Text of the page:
UK Trade with Europe – The Rotterdam Effect
Britain does a substantial amount of trade with the Netherlands and it has been claimed that this exaggerates the significance of UK trade with the EU. According to the latest trade data, in 2014, UK exports of goods to the Netherlands were worth £23.4 billion, 16% of total exports of goods to the EU.
But how much of this is actually the sale of final goods and services to consumers in Holland? For example if a British business sells computer equipment to China but these products are shipped to China via the global hub port of Rotterdam, then these products are recorded as exports to the Netherlands. This means that the published volume of UK trade with the EU will be overstated.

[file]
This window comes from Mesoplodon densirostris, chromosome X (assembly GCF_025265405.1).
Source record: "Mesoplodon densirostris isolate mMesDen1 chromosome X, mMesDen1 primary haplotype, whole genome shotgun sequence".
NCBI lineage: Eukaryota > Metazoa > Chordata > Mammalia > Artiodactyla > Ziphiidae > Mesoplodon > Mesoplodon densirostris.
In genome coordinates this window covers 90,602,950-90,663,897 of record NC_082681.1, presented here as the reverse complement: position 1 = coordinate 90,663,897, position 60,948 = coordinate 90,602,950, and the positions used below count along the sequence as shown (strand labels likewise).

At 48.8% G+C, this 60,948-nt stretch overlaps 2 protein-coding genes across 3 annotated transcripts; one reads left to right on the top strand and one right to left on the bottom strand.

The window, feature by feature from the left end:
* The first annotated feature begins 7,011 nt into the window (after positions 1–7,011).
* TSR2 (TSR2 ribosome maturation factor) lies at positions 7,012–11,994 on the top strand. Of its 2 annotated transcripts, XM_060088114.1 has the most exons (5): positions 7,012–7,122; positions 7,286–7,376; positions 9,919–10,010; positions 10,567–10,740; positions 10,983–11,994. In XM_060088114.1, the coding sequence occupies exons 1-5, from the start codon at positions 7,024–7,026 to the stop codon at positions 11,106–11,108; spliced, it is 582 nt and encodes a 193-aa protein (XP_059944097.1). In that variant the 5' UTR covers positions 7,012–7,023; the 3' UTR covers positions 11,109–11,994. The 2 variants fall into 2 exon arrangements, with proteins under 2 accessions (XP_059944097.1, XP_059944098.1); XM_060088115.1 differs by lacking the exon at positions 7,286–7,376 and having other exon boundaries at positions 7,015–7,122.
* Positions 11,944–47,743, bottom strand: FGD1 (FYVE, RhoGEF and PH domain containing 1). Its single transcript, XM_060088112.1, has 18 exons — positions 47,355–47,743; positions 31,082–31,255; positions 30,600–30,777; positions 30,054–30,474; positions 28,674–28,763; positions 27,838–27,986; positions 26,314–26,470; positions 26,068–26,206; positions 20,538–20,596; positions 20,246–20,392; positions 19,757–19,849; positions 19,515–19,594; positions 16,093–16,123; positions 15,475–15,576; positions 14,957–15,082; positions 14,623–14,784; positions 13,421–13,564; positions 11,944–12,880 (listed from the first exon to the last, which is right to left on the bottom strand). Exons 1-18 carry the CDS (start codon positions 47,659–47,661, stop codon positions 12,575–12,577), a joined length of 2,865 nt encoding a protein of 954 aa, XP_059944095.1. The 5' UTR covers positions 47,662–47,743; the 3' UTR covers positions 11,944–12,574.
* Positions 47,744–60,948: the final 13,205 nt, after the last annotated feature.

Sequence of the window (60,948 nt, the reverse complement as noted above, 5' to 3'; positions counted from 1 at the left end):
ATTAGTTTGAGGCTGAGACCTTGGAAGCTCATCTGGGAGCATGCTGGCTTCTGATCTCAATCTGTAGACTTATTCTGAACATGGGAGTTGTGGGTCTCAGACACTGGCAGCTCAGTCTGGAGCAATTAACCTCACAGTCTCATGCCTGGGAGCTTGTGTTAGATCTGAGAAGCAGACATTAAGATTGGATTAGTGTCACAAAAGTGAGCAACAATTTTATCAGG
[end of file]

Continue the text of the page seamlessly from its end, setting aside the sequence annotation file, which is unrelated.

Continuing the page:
In another example oil exported from Saudi Arabia to Rotterdam and re- exported to the UK may be counted as an EU import rather than a Saudi import.
In an analysis published in 2013, the UK Office for National Statistics reported that if all goods trade with the Netherlands is counted as EU trade, then 50.5% of UK exports go to the EU and 54.5% of imports are from the EU. If, to take an extreme assumption, all trade with the Netherlands is excluded from the EU total, these figures fall to 42.5% for exports and 46.7% for imports. If 50% of trade with the Netherlands is excluded, the figures are 46.5% for exports and 50.6% for imports.